Academic Profile : Faculty

mugshot-tatjencham-400x514.jpg picture
Assoc Prof Cham Tat Jen
Associate Professor, School of Computer Science and Engineering
Assistant Chair (Graduate Studies), School of Computer Science and Engineering (SCSE)
External Links
Tat-Jen is an Associate Professor in the School of Computer Science & Engineering, Nanyang Technological University. He received his BA in Engineering in 1993 and his PhD in 1996, both from the University of Cambridge. Tat-Jen was subsequently conferred a Jesus College Research Fellowship in Science in 1996-97. From 1998 to 2001, he was a research scientist at DEC/Compaq Research Lab in Cambridge, MA, USA. After joining NTU in 2002, he was concurrently a Faculty Fellow in the Singapore-MIT Alliance Computer Science Program in 2003-2006. Tat-Jen has also served a number of terms on the NTU Senate.

In research, Tat-Jen received overall best paper prizes at PROCAMS’05, BMVC’94, and in particular at ECCV'96. Tat-Jen is an inventor on eight patents. He is currently a PI and Fellow of the Rehabilitation Research Institute of Singapore (RRIS), and a PI in the Singtel Cognitive & AI Lab (SCALE@NTU). Previous roles held include being the Director for the Centre for Multimedia & Network Technology (CeMNet) and an affiliate faculty with the Singapore-ETH Centre’s Future Cities Lab. He was also a founding Principal Investigator in the NRF BeingThere Centre (BTC) on 3D Telepresence, a collaboration between NTU, UNC at Chapel Hill and ETH Zurich, which later evolved into the BeingTogether Centre.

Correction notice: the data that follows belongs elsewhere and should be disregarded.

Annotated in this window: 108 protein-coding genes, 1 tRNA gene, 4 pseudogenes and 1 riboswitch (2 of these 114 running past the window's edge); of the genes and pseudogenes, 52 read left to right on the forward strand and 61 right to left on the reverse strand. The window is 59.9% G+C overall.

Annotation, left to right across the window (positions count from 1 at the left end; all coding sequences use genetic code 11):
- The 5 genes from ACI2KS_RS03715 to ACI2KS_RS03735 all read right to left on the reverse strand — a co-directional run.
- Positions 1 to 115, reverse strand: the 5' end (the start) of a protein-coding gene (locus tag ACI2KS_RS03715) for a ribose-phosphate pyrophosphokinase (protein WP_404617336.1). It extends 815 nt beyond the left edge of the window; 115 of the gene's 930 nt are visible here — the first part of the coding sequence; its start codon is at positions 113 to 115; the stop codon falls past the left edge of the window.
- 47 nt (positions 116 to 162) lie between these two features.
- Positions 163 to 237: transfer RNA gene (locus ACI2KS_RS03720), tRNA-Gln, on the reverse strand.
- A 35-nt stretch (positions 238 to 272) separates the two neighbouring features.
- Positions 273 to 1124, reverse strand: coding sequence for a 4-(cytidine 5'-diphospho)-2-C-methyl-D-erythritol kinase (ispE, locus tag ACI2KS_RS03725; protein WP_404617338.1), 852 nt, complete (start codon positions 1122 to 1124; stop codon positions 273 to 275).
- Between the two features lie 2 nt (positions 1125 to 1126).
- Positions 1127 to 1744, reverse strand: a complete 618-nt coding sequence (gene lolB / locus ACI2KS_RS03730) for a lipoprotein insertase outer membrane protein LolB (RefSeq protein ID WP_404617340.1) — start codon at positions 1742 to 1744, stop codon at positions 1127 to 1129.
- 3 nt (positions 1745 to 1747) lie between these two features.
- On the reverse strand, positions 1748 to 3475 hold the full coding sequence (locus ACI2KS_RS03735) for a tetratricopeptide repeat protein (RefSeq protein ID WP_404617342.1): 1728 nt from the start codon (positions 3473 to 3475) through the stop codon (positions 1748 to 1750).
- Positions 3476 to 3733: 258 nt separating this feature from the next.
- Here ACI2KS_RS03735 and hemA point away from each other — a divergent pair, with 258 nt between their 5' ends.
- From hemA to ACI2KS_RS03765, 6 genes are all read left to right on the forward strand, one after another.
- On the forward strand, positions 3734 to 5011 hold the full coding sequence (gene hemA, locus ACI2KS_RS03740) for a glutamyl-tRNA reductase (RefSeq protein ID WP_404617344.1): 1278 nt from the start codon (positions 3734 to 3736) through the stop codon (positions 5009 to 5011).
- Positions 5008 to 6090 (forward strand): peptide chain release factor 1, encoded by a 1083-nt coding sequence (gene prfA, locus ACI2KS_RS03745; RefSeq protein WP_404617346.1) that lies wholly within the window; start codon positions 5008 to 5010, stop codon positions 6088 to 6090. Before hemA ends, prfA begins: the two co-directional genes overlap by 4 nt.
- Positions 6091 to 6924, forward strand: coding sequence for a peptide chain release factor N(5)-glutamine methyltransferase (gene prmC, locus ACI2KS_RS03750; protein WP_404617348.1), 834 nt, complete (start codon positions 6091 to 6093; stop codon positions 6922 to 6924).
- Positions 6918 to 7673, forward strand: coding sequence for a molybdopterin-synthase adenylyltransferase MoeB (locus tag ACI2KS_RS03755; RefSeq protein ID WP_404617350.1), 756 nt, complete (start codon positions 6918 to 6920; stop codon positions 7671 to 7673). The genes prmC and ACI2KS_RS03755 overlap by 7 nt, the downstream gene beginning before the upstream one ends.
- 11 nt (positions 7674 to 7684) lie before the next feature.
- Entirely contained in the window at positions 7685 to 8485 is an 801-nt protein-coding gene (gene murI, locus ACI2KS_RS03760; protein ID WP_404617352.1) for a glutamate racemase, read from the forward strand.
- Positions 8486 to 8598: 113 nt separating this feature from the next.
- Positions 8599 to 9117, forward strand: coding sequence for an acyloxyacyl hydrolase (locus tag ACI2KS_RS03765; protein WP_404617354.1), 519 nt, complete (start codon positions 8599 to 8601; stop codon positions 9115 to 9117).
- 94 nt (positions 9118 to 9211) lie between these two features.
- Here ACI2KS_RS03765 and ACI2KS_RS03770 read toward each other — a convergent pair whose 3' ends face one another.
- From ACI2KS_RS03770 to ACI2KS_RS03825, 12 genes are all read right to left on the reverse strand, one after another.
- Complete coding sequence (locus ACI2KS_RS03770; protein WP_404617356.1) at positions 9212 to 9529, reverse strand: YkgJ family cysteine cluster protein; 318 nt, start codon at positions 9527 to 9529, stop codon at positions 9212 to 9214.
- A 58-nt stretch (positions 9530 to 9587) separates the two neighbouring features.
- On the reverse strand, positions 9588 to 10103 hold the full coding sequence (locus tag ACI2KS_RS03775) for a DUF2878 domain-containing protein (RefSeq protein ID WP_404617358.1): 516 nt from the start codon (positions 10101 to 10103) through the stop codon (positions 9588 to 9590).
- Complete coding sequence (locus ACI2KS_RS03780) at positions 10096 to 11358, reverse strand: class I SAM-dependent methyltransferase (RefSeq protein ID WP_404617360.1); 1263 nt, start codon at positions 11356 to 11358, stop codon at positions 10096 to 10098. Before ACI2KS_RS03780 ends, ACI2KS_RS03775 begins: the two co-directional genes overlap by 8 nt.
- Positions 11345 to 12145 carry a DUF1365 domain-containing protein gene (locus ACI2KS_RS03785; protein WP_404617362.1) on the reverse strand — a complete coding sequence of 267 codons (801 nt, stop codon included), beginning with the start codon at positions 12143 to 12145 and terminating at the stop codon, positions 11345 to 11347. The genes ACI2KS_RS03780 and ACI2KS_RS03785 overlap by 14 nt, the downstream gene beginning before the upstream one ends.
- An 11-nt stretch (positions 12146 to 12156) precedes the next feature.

Tat-Jen is an Area Chair for CVPR'24, ECCV'24 and ICCV'23, and also an Associate Editor for IEEE T-MM and CVIU. He has previously served as an editorial board member for the International Journal of Computer Vision (IJCV), a General Chair for ACCV’14, as well as senior roles in multiple past premier conferences. Nationally, he has been on various review panels for A*STAR and the National Research Foundation (NRF).
Tat-Jen’s research interests are broadly in computer vision and machine learning, with a current focus on deep learning methods that can exploit semantic and contextual cues. One major thrust is in scene understanding, in particular focusing on high-fidelity 3D reconstruction and decomposition of indoor environments which involves hidden shape prediction / amodal segmentation and scene inpainting / completion, in order to overcome severe clutter and occlusion under limited sensor coverage. Another major thrust is in 3D human analysis, covering diverse topics ranging from face reconstruction and relighting, hand and body pose estimation, to human motion analysis, prediction and ability modeling. Tat-Jen's previous work includes image-based localization in urban environments and projector-camera systems that can turn surfaces into ubiquitous interactive displays.
  • Assistive Robotics Programme